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Business leaders have urged the government to resolve a dispute over wages and conditions for railway workers after strikes sparked travel chaos that is expected to continue through the week.

Pub bosses have warned that a ‘summer of discontent’ will hammer the industry and inevitably lead to another wave of closures, just as businesses begin to recover from a two-year nightmare of closures and restrictions.

Small businesses and the self-employed have been the hardest hit nationwide, while hotel businesses are set to take a £1billion hit this week as Britons cancel outings.

Main streets and station concourses were unusually quiet on Tuesday, with retail data firm Springboard recording an 8.5% drop in visitor numbers.

Central London saw footfall plunge 27% as office workers stayed home to avoid strikes on the rail network and on the Tube.

Industrial action threatens to spill over into other sectors, from lawyers to garbage collectors, as staff demand higher wages to meet the rising cost of living. New figures show inflation hit a new 40-year high in the 12 months to May.

The threat of a general strike comes on top of a host of problems plaguing UK businesses, including sky-high energy prices, supply chain issues, an acute shortage of workers and plummeting consumer confidence. consumers.

Andrew Goodacre, chief executive of the British Independent Retailers Association, said the strikes had been a “disaster” for thousands of shop owners who were just starting to rebuild their businesses after two years of intermittent closures.

Passengers are seen at King’s Cross St. Pancras station in London as train services continue to be disrupted following a strike

(PENNSYLVANIA)

“Retail businesses near travel hubs and in city centers will be impacted all week by a railway strike planned to cause maximum disruption,” he said. The Independent.

Retailers are trying to adjust to a new reality of fewer commuters post-pandemic and there is a “real fear” the strike will hurt longer-term business as it will reinforce the work-from-home trend, Ms. Goodacre.

“As is often the case with mass strikes, very little attention is paid to the unintended consequences on people – in this case the self-employed without any guaranteed income and already going through hard times.”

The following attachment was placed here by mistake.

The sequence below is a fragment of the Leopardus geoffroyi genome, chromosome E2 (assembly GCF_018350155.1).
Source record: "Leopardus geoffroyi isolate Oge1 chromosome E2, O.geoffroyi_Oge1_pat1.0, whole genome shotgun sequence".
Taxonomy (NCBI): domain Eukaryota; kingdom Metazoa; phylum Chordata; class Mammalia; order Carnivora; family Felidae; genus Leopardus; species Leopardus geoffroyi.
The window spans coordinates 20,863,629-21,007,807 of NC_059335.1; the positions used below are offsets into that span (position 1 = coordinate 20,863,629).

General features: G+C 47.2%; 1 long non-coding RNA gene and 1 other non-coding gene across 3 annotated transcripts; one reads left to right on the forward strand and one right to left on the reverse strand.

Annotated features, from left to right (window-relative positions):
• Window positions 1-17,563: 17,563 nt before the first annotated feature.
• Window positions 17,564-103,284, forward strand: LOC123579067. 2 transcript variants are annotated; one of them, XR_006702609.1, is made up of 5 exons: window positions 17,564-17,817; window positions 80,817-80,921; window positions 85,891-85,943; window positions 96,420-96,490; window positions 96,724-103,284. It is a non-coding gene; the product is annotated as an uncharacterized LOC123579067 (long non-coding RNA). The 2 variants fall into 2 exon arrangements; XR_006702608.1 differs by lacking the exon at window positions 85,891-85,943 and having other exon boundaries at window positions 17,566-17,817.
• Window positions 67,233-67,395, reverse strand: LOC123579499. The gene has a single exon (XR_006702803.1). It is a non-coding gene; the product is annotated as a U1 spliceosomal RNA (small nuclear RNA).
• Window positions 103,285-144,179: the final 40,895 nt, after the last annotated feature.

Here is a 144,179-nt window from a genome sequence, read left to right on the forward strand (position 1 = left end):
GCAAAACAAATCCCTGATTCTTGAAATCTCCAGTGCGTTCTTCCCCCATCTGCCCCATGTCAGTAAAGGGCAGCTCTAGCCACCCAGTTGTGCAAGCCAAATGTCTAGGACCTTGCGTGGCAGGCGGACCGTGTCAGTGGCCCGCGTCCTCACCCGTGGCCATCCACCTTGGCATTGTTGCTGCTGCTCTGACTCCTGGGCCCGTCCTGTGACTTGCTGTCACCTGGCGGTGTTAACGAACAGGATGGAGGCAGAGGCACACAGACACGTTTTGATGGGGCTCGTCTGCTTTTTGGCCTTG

The strikes are already having “serious impacts” on the finances of workers who cannot work from home, said Andy Chamberlain, policy director at IPSE, a lobby group for the self-employed.

Many self-employed workers have struggled with the pandemic after watching work dry up and fall through gaps in government support.

“Unlike employees, the self-employed don’t get paid if they can’t work, and so thousands of those workers stand to lose a week’s earnings,” Chamberlain said.

Pubs, bars and restaurants reported a sharp drop in customer numbers on Tuesday, with industry leaders warning some venues saw only a tenth of the usual trade as the disruption continued through the week.

Adam Mayers, chief executive of Hydes Brewery, said town center venues had seen sales plummet and warned a summer of strikes across various sectors would hammer pubs across the country.

However, Hydes pubs in suburban areas noted improved trade this week as people took the opportunity to work from home, accelerating a pre-existing trend, Mr Myers said.

Adam Mayers, chief executive of Hydes Brewery, has warned a summer of strikes will lead to more pub closures

(Hydes Brewery)

He warned that a summer of strikes would “deal another blow to the already beleaguered hotel sector”.

“This will lead to higher costs and increased pressure on consumer spending. There will be very few winners and more pub closures.”

Clive Watson, founder of City Pub Group, said it was “hardly worth opening” some locations near train stations this week.

Mr Watson, executive chairman of the 42-person group, said city center locations have been hit hard by cancellations.

“We’ve seen mass canceled events and very low bookings in many places,” he said.

“In London it’s obviously bad but we’ve also seen it in Bristol, Norwich, Exeter, Reading. Usually a lot of bookings get cancelled, with no plans to rearrange them as well.

“It’s just the beginning, but I think we expect the trade to drop 20-25% this week.”

The strikes had turned “operational headaches into a real migraine” for hospitality companies, said Susannah Streeter, principal analyst at Hargreaves Lansdown.

“As the transport network shuts down, reservations are set to plummet as the lucrative lunchtime crowd stays home and late-night revelers cancel reservations amid fears they won’t be able to get home at the end of the night,” Ms. Streeter said.

Shares of pub chain Mitchells and Butlers fell 1.4% on Tuesday amid concerns over a drop in consumer spending, while the owner of Wagamama, the restaurant group, fell 0.7 %.

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Source: www.independent.co.uk
This notice was published: 2022-06-22 10:47:14

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